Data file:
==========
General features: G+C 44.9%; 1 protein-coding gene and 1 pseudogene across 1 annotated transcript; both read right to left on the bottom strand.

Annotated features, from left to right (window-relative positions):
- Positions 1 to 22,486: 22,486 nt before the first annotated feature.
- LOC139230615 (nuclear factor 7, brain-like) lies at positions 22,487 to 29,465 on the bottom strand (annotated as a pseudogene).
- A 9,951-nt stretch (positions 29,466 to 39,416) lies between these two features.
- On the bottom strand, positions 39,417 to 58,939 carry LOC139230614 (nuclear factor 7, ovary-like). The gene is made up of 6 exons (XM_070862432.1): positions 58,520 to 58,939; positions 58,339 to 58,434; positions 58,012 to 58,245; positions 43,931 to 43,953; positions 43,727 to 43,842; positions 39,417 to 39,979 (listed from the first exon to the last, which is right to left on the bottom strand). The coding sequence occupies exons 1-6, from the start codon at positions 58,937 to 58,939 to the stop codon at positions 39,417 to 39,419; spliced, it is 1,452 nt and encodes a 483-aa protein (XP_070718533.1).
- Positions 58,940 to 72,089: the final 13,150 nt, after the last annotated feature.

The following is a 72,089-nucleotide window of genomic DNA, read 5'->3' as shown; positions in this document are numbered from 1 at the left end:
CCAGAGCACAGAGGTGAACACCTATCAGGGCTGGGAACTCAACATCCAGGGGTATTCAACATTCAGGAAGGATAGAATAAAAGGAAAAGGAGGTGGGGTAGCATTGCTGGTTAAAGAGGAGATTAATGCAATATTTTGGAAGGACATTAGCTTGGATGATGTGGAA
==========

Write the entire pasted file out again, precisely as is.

General features: G+C 44.9%; 1 protein-coding gene and 1 pseudogene across 1 annotated transcript; both read right to left on the bottom strand.

Annotated features, from left to right (window-relative positions):
- Positions 1 to 22,486: 22,486 nt before the first annotated feature.
- LOC139230615 (nuclear factor 7, brain-like) lies at positions 22,487 to 29,465 on the bottom strand (annotated as a pseudogene).
- A 9,951-nt stretch (positions 29,466 to 39,416) lies between these two features.
- On the bottom strand, positions 39,417 to 58,939 carry LOC139230614 (nuclear factor 7, ovary-like). The gene is made up of 6 exons (XM_070862432.1): positions 58,520 to 58,939; positions 58,339 to 58,434; positions 58,012 to 58,245; positions 43,931 to 43,953; positions 43,727 to 43,842; positions 39,417 to 39,979 (listed from the first exon to the last, which is right to left on the bottom strand). The coding sequence occupies exons 1-6, from the start codon at positions 58,937 to 58,939 to the stop codon at positions 39,417 to 39,419; spliced, it is 1,452 nt and encodes a 483-aa protein (XP_070718533.1).
- Positions 58,940 to 72,089: the final 13,150 nt, after the last annotated feature.

The following is a 72,089-nucleotide window of genomic DNA, read 5'->3' as shown; positions in this document are numbered from 1 at the left end:
CCAGAGCACAGAGGTGAACACCTATCAGGGCTGGGAACTCAACATCCAGGGGTATTCAACATTCAGGAAGGATAGAATAAAAGGAAAAGGAGGTGGGGTAGCATTGCTGGTTAAAGAGGAGATTAATGCAATATTTTGGAAGGACATTAGCTTGGATGATGTGGAA